His primary areas of investigation include Social psychology, Attribution, Ultimatum bargaining, Mathematical economics and Ultimatum game. His Social psychology research is multidisciplinary, incorporating elements of Equity and Negotiation. His biological study spans a wide range of topics, including Social relation, Private information retrieval and Deception.
His work in Attribution covers topics such as Interpersonal interaction which are related to areas like Mandate, Situational ethics, Microeconomics, Actuarial science and Process. His research investigates the connection between Ultimatum game and topics such as Anger that intersect with issues in Perception. His work carried out in the field of Interpersonal relationship brings together such families of science as Job performance, Job satisfaction and Psychological safety.
The scientist’s investigation covers issues in Social psychology, Negotiation, Microeconomics, Game theory and Mathematical economics. His Social psychology study integrates concerns from other disciplines, such as Dilemma, Perception and Morality. His work deals with themes such as Generality, Outcome and Public relations, which intersect with Negotiation.
J. Keith Murnighan works mostly in the field of Public relations, limiting it down to topics relating to Social capital and, in certain cases, Value, as a part of the same area of interest. The concepts of his Microeconomics study are interwoven with issues in Task and Variables. His research in Deception tackles topics such as Private information retrieval which are related to areas like Ultimatum bargaining.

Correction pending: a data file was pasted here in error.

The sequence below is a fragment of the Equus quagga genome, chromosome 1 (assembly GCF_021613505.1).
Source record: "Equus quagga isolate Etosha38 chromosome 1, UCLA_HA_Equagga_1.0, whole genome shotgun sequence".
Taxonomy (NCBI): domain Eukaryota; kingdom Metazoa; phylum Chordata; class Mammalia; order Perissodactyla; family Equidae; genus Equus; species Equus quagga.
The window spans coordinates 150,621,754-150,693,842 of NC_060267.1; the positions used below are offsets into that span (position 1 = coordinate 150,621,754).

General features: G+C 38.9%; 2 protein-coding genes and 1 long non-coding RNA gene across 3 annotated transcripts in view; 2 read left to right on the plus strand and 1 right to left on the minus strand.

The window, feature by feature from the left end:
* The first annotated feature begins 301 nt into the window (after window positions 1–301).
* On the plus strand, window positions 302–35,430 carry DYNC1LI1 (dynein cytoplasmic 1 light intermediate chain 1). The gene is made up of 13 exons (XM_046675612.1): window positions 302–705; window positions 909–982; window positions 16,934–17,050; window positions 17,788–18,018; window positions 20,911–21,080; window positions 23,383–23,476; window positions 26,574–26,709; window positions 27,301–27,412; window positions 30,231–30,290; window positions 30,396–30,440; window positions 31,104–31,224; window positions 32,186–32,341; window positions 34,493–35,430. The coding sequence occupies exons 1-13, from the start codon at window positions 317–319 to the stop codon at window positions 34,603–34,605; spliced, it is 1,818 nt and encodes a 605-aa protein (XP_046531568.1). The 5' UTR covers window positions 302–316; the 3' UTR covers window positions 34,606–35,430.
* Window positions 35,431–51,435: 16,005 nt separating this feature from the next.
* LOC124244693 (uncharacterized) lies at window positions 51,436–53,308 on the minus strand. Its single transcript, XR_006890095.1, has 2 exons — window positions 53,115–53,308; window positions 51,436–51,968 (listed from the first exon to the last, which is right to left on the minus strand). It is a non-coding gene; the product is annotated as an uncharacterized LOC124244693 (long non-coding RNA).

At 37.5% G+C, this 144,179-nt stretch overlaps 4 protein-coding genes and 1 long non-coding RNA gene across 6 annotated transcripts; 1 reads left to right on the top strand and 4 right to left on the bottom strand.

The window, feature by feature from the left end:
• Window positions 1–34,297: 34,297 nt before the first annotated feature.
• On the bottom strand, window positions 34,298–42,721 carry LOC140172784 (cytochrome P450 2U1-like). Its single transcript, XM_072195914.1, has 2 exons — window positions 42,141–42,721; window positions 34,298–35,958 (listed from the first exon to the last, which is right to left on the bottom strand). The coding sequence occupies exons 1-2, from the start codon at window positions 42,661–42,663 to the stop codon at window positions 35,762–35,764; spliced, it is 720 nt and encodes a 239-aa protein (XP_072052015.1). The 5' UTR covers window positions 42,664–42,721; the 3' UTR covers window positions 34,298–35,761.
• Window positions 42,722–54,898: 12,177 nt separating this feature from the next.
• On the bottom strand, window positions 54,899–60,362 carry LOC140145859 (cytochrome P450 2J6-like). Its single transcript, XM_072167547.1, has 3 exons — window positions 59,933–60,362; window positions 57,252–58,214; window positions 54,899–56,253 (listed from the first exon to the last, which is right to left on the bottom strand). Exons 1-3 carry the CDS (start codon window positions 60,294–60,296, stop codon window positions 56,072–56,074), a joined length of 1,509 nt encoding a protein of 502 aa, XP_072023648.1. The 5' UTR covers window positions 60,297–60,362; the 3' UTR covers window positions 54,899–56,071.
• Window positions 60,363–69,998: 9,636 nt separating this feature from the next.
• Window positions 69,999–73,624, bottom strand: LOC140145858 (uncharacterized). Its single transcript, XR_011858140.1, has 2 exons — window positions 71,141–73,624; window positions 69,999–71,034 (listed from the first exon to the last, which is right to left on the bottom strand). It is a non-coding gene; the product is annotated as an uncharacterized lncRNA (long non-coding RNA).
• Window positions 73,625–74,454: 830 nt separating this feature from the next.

J. Keith Murnighan mainly investigates Social psychology, Morality, Mediation, Microeconomics and Cheating. Social psychology is closely attributed to Game theory in his research. He interconnects Honesty and Dishonesty in the investigation of issues within Morality.
While the research belongs to areas of Mediation, J. Keith Murnighan spends his time largely on the problem of Coin flipping, intersecting his research to questions surrounding Deception and Outcome. His Microeconomics research incorporates elements of Commerce and Negotiation. His work carried out in the field of Cheating brings together such families of science as Regret and Ethical behavior.
J. Keith Murnighan mostly deals with Social psychology, Dictator game, Distribution, Microeconomics and Commerce. His Social psychology study frequently draws connections between related disciplines such as Business ethics. His Dictator game research is multidisciplinary, incorporating elements of Task, Ultimatum game, Dictator and Mindset.
While working in this field, J. Keith Murnighan studies both Distribution and Negotiation.
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Demographic Diversity and Faultlines: The Compositional DYnamics of Organizational Groups
Dora C. Lau;J. Keith Murnighan.
Academy of Management Review (1998)
Unfairness, Anger, and Spite: Emotional Rejections of Ultimatum Offers
Madan M. Pillutla;J.Keith Murnighan.
Organizational Behavior and Human Decision Processes (1996)
Interactions Within Groups and Subgroups: The Effects of Demographic Faultlines
Dora C. Lau;J. Keith Murnighan.
Academy of Management Journal (2005)
The Emergence of Norms in Competitive Decision-Making Groups.
Kenneth Bettenhausen;J. Keith Murnighan.
Administrative Science Quarterly (1985)
The Dynamics of Intense Work Groups: A Study of British String Quartets
J. Keith Murnighan;Donald E. Conlon.
The Effects of Contracts on Interpersonal Trust
Deepak Malhotra;J. Keith Murnighan.
Administrative Science Quarterly (2002)
When Talk Is Not Cheap: Substantive Penance and Expressions of Intent in Rebuilding Cooperation
William P. Bottom;Kevin Gibson;Steven E. Daniels;J. Keith Murnighan.
Organization Science (2002)
Striving for the Moral Self: The Effects of Recalling Past Moral Actions on Future Moral Behavior:
Jennifer Jordan;Elizabeth Mullen;J. Keith Murnighan.
Personality and Social Psychology Bulletin (2011)
THE ROLE OF INFORMATION IN BARGAINING: AN EXPERIMENTAL STUDY'
Alvin E. Roth;J. Keith Murnighan.
Deception and Retribution in Repeated Ultimatum Bargaining.
Terry L. Boles;Rachel T.A. Croson;J. Keith Murnighan.
Organizational Behavior and Human Decision Processes (2000)
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